It has been a depressing few weeks for integrity in matters of war. First, NBC News anchor Brian Williams was caught lying about being in an army helicopter that was shot down during the 2003 invasion of Iraq, resulting in Williams’s six-month suspension from the network. Next, Fox News host Bill O’Reilly came under fire (figuratively, that is) for apparently fabricating tales about his coverage of the 1982 Falklands War; he claimed he was in an "active war zone" and that he "survived a combat situation in Argentina during the Falklands war," but the evidence—and some of his former colleagues—says otherwise. Lastly, Veterans Affairs Secretary Robert McDonald  apologized Monday for lying about serving in the Special Forces.

The web is replete with groups and individuals who seek to unmask military fakers. The problem is evidently so severe that in 2013 President Barack Obama signed into law the Stolen Valor Act, legislation that makes lying about military service awards for financial gain a federal crime. As the law suggests and various watchdog organizations attest, the majority of people who lie about military service or recognition are not celebrities but ordinary con men looking to establish themselves as trustworthy and respectable. For them, military service is shorthand for a certain kind of moral character most Americans are likely to respect.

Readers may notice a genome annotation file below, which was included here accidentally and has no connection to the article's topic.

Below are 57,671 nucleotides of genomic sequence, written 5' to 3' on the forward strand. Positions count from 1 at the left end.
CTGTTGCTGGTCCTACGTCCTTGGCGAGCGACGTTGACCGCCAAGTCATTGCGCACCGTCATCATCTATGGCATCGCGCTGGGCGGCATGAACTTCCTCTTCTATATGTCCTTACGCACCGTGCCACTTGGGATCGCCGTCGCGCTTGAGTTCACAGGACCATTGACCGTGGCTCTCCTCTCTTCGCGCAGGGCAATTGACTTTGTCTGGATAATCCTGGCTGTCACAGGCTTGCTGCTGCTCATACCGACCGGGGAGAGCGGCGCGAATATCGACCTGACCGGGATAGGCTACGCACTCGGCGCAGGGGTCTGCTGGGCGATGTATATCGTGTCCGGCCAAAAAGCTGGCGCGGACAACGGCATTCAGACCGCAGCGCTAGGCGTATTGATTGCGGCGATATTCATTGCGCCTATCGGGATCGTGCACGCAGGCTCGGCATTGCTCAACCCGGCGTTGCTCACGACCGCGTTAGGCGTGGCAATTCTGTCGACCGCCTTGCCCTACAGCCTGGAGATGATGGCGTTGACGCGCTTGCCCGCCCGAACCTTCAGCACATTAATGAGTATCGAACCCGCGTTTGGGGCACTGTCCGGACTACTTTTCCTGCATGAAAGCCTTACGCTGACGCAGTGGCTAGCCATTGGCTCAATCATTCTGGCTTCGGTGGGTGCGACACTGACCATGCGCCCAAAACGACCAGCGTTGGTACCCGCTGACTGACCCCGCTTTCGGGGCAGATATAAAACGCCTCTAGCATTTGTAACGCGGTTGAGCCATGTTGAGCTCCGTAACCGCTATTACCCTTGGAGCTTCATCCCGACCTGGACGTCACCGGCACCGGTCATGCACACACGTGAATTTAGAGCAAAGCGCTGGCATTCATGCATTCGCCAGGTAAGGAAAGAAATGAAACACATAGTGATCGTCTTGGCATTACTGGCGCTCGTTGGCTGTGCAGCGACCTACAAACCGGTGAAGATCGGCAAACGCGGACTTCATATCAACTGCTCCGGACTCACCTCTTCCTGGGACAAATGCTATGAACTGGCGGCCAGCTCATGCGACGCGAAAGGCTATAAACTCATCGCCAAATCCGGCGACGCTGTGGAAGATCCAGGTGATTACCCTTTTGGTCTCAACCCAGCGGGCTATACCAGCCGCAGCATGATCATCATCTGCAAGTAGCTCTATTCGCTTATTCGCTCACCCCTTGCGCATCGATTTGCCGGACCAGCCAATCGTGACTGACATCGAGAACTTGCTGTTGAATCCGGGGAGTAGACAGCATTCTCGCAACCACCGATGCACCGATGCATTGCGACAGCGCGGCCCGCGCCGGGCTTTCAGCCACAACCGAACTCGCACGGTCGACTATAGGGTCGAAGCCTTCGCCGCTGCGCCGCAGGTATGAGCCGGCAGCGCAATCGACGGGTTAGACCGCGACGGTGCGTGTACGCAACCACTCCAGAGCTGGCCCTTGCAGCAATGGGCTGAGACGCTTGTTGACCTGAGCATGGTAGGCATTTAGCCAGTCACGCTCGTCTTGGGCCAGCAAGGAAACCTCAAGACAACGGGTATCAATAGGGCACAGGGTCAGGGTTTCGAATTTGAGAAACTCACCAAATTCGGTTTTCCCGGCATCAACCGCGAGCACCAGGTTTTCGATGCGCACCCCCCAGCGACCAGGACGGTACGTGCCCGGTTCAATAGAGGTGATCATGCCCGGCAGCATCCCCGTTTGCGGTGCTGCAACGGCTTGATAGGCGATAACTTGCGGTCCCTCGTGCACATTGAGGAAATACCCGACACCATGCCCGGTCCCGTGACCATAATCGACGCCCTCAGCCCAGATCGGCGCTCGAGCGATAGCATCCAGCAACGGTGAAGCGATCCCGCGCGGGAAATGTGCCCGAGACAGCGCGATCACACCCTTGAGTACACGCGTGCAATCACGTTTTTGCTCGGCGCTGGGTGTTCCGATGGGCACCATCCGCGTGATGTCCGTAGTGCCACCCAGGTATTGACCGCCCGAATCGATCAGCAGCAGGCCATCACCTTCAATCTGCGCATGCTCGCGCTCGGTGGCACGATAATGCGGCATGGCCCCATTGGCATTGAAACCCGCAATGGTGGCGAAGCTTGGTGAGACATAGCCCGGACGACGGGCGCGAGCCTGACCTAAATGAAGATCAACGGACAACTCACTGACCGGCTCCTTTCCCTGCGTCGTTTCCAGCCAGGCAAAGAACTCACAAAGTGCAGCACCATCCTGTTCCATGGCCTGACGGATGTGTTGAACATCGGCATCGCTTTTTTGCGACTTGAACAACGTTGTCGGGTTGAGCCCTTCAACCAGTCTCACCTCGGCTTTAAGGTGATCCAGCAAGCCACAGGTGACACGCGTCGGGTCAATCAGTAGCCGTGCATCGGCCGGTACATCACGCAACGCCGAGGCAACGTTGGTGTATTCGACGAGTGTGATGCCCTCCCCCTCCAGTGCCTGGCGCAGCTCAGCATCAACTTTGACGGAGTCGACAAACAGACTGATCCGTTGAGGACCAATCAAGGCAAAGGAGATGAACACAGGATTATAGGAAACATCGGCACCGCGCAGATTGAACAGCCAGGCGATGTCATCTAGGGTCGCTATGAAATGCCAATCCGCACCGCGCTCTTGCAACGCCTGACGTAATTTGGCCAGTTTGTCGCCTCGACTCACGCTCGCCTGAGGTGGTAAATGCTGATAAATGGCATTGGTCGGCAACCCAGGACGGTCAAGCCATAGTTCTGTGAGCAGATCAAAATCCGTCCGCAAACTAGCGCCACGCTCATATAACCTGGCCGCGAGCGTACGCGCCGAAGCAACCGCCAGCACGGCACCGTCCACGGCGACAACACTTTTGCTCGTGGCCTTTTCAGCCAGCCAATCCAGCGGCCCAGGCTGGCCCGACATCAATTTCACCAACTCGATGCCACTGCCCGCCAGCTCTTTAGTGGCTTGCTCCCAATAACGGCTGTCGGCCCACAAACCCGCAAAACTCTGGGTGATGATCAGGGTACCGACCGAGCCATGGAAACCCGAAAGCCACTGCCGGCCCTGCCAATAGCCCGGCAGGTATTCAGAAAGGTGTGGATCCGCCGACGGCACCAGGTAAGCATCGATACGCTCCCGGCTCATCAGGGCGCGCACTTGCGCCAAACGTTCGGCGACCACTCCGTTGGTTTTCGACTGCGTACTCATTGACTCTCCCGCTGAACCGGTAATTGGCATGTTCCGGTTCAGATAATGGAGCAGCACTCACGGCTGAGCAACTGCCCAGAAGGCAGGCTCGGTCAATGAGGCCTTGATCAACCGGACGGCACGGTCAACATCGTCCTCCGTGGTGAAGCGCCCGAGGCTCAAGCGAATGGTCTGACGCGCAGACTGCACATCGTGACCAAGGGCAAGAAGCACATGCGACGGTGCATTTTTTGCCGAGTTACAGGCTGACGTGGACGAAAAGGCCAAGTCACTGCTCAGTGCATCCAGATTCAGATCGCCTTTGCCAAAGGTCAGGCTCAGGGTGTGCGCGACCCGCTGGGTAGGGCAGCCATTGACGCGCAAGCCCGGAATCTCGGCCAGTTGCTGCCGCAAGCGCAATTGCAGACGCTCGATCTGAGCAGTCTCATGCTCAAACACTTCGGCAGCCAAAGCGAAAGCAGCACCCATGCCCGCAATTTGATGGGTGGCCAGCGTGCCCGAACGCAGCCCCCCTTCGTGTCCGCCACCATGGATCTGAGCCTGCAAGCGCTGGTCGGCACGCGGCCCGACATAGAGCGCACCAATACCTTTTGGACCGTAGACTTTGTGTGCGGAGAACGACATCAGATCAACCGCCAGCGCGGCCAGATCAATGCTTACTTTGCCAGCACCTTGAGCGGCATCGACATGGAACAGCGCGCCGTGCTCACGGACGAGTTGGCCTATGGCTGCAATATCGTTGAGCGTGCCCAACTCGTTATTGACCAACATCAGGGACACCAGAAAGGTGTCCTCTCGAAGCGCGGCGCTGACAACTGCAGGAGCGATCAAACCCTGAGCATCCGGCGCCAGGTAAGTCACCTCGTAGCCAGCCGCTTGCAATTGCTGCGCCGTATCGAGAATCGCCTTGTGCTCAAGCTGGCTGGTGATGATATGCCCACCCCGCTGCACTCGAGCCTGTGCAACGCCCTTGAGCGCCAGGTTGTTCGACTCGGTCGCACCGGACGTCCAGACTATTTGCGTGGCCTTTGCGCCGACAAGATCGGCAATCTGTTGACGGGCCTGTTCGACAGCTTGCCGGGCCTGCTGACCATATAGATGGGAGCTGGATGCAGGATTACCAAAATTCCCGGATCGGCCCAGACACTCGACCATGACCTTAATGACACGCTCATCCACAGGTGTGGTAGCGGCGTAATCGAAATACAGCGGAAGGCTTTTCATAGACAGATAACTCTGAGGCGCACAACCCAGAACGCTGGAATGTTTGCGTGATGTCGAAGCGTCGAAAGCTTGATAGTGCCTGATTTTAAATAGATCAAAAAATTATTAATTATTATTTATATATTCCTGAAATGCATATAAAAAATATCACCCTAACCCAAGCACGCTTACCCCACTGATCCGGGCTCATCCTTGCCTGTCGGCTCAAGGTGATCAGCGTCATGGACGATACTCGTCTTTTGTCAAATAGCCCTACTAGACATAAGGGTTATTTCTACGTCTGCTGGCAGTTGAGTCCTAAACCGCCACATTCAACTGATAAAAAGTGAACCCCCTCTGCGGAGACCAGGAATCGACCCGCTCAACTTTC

The veneer of respectability afforded by military service may explain why television personalities and politicians invent phony war stories. But a pretense of service doesn’t require the invention of false stories of combat experience. What makes such stories so enticing to the likes of Williams or O'Reilly?

News in America has increasingly become infotainment—half factual information about the world’s events, half dazzling production and splashy narratives. Simultaneously, fewer and fewer Americans have ever seen battle; most of us only know war from what we see in film and television. So war itself becomes difficult to distinguish from entertainment. American Sniper, with its ambiguous moral commitments, is now the highest grossing American war film of all time, adjusted for inflation. Unlike popular war films about battles long past, American Sniper is set during the Iraq war, the effects of which are only beginning to ripple across our culture. Moreover, its story allegedly reflects the true-life story of its central character, sniper Chris Kyle. It’s somewhat true, like the news, but with a better script and pretty actors.

Which makes it hard for the news to keep up, even when you're as handsome as Brian Williams. Unlike most cinematic retellings of wars, actual wars are multifaceted, complicated, anti-climactic, and grim. When war is already a successful subject in mainstream cinema, news purveyors whose professions have become increasingly akin to entertainment are shrewd to play up war stories in relaying the narrative of the day. The trouble is that shrewdness, for some news professionals, has morphed into a calculated consideration of the entertainment value of war stories, regardless of their factuality.

Maybe Williams and O'Reilly are merely victims of the fallible human brain. Or maybe that hunger to entertain—and, perhaps, for a touch of glory—overwhelmed their professional duty to the facts. What, after all, is more exciting than a war story in which you're the star?